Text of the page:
Archive for 1999
Are you like me? Very well-protected against God. It’s not that I don’t want God to be close to me … it all happens beneath the threshold of want or desire. My body seems to have a frozen memory of some hurt or other that it won’t willingly repeat. So that though I say I long for God, long for his touch, long for her whisper—and I think I really do yearn for it—just let God get too close and God gets a black eye.
Are you like me? Oh usually my defense is far more civilised than fisticuffs. My preferred approach is to keep busy. It doesn’t actually have to be productive activity—in fact it works much better if it is useless—busy-work or even TV—and you don’t even have to enjoy it. There’s a certain kick to be gotten out of bearing an unpleasant task nobly while secretly congratulating yourself at keeping God so successfully at arms length.
Maybe you are not like me at all. But at least I have David on my side. David has perfected the art of keeping God in his place. David even hopes to build a special place to put God, a safe place, a beautiful cage of a place—a church.
David has been busy with war and politics—perfect narcotics for the soul—but now peace has fallen upon him, peace and prosperity. All that distracting rape and pillage is done with … David is in a fine new palace with time on his hands. And God is getting close. The empty chambers echo with her whispers. And every now and again … his fleeting touch. But the big problem is the tent—the tabernacle—out in the back where God has wandered for centuries with the people. God has pitched his tent among the people but David lives in a fine new palace, with fine new walls, and a fine new roof.
How can you live in comfort when your God lives out in the cold? How can you be settled when your God has no place to lay his head? How can you rest easy when God is only at home with a homeless people? David is in serious danger of letting God get to him. So he decides to bring God indoors, wants to give God a palace, wants to make God into a king in his own image.
But God is not a king. God is the wandering heart of a wandering people. Only at home with those who have no home. God has pitched tent with the people. David may settle easily but God can’t. God can’t live in a palace until all the people do. God is going to be out in the cold as long as the least of God’s people are out in the cold. God is under canvas because some of God’s people are under newspapers.
Who knows what David has been so afraid to keep God at bay. But even his best efforts fail. God sneaks in under his guard. And speaks the words that David must have longed to hear even as he was braced against them: “David, I have been with you wherever you went. You don’t need to take care of me. I am taking care of you. I have taken care of you and I will.” David is moved to tears, drops his guard and drops his plans.
I’ve found that God is very good at getting in under my guard too. Especially here in this place. I sit, on guard against rumours of angels, but while I’m looking one way—there! it’s done. Jesus is by my side, inside my reach, standing against me. My arm around his waist. Warm. And before I can stop myself my head is against his side. And as the tears well up his hand is in my hair and he whispers, “Hush!” … “Hush…”
I wonder if Gabriel ever got tired of his spiel. “Hail X, full of grace, the Lord is with you!” This is probably heresy of the highest water but I can’t resist it. How many times in the history of the human race did that poor archangel draw close to some candidate for annunciation never to get beneath their guard? Hundreds? Thousands? My guess is millions upon millions. God says to the angel, “find me a place.” And I have a hunch that Gabriel approached every single person to have lived with that strange offer of presence before Mary finally accepted it. 999,999 times out of a million it went like this: “Hail …” Black Eye! Maybe sometimes Gabe got as far as “Hail Charlie” or “Hail Sallie” before the defenses kicked in. For a very, very few the angel maybe finished the sentence. But in my imagination Mary was the only one undefended enough to hear the proposal and, before she can stop herself, say yes. I imagine Gabriel surprised as hell! Offering each new word gingerly expecting yet another fist in the face—which does not come. Far from the palaces, far from the temples, here in a tiny village where nothing ever happens, something happens for the first time in the history of our race. God finds a place, a place outside the palace walls to pitch his tent. To be at last and again the wandering heart of a wandering people.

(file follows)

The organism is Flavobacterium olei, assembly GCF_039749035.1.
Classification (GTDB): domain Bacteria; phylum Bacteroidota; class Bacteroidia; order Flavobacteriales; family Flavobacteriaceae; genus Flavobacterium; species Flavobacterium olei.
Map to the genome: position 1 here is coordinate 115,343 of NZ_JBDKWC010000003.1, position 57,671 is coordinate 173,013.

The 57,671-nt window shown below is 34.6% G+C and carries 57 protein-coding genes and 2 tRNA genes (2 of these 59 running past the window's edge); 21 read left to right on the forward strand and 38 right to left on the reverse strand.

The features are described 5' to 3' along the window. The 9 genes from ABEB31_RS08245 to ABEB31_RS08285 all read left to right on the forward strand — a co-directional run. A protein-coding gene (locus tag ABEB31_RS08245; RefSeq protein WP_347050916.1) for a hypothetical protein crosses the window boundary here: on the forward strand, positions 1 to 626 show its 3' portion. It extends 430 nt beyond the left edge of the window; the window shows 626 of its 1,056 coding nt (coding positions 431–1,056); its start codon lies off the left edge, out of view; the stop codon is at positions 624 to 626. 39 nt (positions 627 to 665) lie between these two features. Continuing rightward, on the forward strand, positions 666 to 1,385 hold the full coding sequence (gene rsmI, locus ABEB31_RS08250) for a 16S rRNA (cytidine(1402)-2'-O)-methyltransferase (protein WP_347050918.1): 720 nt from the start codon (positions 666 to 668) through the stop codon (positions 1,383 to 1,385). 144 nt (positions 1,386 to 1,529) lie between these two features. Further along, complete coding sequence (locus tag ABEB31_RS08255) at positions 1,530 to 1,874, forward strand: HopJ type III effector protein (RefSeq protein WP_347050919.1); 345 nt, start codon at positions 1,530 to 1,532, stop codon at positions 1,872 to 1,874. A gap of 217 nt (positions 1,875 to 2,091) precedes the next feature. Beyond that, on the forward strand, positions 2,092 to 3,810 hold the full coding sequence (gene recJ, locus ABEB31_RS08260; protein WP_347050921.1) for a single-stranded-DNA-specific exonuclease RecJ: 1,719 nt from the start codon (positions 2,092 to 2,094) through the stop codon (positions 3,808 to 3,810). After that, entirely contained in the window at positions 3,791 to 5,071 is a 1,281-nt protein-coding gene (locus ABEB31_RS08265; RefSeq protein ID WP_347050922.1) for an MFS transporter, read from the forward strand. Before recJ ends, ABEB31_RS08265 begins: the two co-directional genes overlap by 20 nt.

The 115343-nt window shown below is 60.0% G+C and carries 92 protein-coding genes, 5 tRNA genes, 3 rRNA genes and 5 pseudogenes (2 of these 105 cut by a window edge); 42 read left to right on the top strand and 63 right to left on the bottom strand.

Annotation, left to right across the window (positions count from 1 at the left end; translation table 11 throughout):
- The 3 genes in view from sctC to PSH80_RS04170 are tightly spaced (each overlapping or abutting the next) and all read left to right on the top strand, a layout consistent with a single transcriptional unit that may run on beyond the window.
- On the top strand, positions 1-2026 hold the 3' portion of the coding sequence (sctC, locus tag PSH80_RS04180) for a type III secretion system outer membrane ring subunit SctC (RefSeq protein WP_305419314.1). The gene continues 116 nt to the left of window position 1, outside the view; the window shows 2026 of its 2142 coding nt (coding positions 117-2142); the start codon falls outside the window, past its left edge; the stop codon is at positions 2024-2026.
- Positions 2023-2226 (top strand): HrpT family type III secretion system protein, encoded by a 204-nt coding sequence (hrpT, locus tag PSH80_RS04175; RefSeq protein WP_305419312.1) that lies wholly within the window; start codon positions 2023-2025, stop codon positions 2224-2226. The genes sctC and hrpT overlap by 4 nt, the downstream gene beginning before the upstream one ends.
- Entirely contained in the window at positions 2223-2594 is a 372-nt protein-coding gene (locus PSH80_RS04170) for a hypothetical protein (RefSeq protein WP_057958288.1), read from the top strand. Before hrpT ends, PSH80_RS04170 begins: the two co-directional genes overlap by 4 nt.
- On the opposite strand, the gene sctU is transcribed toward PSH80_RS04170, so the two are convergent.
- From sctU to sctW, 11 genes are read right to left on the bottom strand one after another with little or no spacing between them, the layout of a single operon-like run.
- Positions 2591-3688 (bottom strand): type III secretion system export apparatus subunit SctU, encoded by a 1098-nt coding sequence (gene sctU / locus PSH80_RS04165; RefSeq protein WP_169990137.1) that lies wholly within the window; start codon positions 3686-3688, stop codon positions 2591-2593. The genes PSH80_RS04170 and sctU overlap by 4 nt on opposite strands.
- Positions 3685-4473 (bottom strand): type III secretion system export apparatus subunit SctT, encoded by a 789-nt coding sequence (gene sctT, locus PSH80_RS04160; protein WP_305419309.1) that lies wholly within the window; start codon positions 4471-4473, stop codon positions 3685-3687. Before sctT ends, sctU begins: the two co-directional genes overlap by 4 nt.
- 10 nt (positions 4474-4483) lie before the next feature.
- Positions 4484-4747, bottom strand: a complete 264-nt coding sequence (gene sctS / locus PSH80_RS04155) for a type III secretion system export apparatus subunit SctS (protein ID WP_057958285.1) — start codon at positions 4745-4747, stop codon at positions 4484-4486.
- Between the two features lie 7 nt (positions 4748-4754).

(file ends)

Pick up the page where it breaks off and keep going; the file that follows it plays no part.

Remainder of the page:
Does Gabriel smile? Can angels do that? A long retirement to look forward to, feathered feet up, a job well done? Maybe it crosses the angelic mind but not for long. God’s voice speaks, “find me another place.” And Gabriel begins again. Searching for a place now for Mary’s son. Every moment making the greeting, “Hail Josephine,” “Hail Rob.” Full of grace. Highly favoured. Turned down mostly. Angelic eyes black and blue. But looking for any opening. Any gap in the defenses. Any way under the guard. Every day. But in Advent especially. Seeking a home for Mary’s son. On this day, maybe, above all days. Hoping one story will kindle another. The guard will drop. A word be spoken. A nod. A smile. Tears maybe.
Once again a wandering heart un-alone. And who knows what might be accomplished.
December 22nd, 1999
Do I have to be honest? … I don’t want to rejoice heartily. Let alone rejoice always. I’m in no mood for it. Until yesterday there was the possibility—albeit only a slim possibility—that I might be in line for a job which would have kept me here in the Bay Area for the foreseeable future. But my boss back in Britain let me know yesterday that I couldn’t apply for it. … See, I knew it was a mistake to renew my vows last week! Poverty, chastity, … and obedience—and not even multiple choice! Anyway, right now I’m practising obedience with gritted teeth and I have no intention of doing it joyfully. Harumph! Humbug!